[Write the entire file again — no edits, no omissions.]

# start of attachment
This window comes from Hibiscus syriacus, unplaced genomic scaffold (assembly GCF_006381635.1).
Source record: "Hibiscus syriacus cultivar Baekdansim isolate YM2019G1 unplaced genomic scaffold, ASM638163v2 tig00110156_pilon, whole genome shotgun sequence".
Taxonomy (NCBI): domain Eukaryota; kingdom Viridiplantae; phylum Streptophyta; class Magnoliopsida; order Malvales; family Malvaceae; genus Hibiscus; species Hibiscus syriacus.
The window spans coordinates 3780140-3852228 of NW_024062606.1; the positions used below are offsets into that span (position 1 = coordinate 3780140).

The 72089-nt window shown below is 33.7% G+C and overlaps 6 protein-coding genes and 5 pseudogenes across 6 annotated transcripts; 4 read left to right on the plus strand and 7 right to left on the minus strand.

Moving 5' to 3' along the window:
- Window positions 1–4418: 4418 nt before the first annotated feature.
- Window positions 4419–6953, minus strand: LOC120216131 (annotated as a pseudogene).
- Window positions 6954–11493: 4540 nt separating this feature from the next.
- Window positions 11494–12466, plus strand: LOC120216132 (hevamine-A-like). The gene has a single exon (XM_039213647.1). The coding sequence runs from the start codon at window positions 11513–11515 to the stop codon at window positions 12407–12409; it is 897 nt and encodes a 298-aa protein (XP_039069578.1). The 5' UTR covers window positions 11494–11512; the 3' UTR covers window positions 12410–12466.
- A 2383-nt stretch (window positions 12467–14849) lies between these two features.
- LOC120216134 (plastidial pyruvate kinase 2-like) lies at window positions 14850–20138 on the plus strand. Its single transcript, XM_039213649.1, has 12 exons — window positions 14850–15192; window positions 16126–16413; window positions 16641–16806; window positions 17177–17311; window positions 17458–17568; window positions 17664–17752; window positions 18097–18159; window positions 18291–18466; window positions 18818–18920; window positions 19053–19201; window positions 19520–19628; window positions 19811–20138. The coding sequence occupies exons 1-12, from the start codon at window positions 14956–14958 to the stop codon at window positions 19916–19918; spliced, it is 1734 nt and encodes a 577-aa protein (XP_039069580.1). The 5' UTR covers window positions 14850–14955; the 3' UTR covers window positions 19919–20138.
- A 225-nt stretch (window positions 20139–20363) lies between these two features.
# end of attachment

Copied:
This window comes from Hibiscus syriacus, unplaced genomic scaffold (assembly GCF_006381635.1).
Source record: "Hibiscus syriacus cultivar Baekdansim isolate YM2019G1 unplaced genomic scaffold, ASM638163v2 tig00110156_pilon, whole genome shotgun sequence".
Taxonomy (NCBI): domain Eukaryota; kingdom Viridiplantae; phylum Streptophyta; class Magnoliopsida; order Malvales; family Malvaceae; genus Hibiscus; species Hibiscus syriacus.
The window spans coordinates 3780140-3852228 of NW_024062606.1; the positions used below are offsets into that span (position 1 = coordinate 3780140).

The 72089-nt window shown below is 33.7% G+C and overlaps 6 protein-coding genes and 5 pseudogenes across 6 annotated transcripts; 4 read left to right on the plus strand and 7 right to left on the minus strand.

Moving 5' to 3' along the window:
- Window positions 1–4418: 4418 nt before the first annotated feature.
- Window positions 4419–6953, minus strand: LOC120216131 (annotated as a pseudogene).
- Window positions 6954–11493: 4540 nt separating this feature from the next.
- Window positions 11494–12466, plus strand: LOC120216132 (hevamine-A-like). The gene has a single exon (XM_039213647.1). The coding sequence runs from the start codon at window positions 11513–11515 to the stop codon at window positions 12407–12409; it is 897 nt and encodes a 298-aa protein (XP_039069578.1). The 5' UTR covers window positions 11494–11512; the 3' UTR covers window positions 12410–12466.
- A 2383-nt stretch (window positions 12467–14849) lies between these two features.
- LOC120216134 (plastidial pyruvate kinase 2-like) lies at window positions 14850–20138 on the plus strand. Its single transcript, XM_039213649.1, has 12 exons — window positions 14850–15192; window positions 16126–16413; window positions 16641–16806; window positions 17177–17311; window positions 17458–17568; window positions 17664–17752; window positions 18097–18159; window positions 18291–18466; window positions 18818–18920; window positions 19053–19201; window positions 19520–19628; window positions 19811–20138. The coding sequence occupies exons 1-12, from the start codon at window positions 14956–14958 to the stop codon at window positions 19916–19918; spliced, it is 1734 nt and encodes a 577-aa protein (XP_039069580.1). The 5' UTR covers window positions 14850–14955; the 3' UTR covers window positions 19919–20138.
- A 225-nt stretch (window positions 20139–20363) lies between these two features.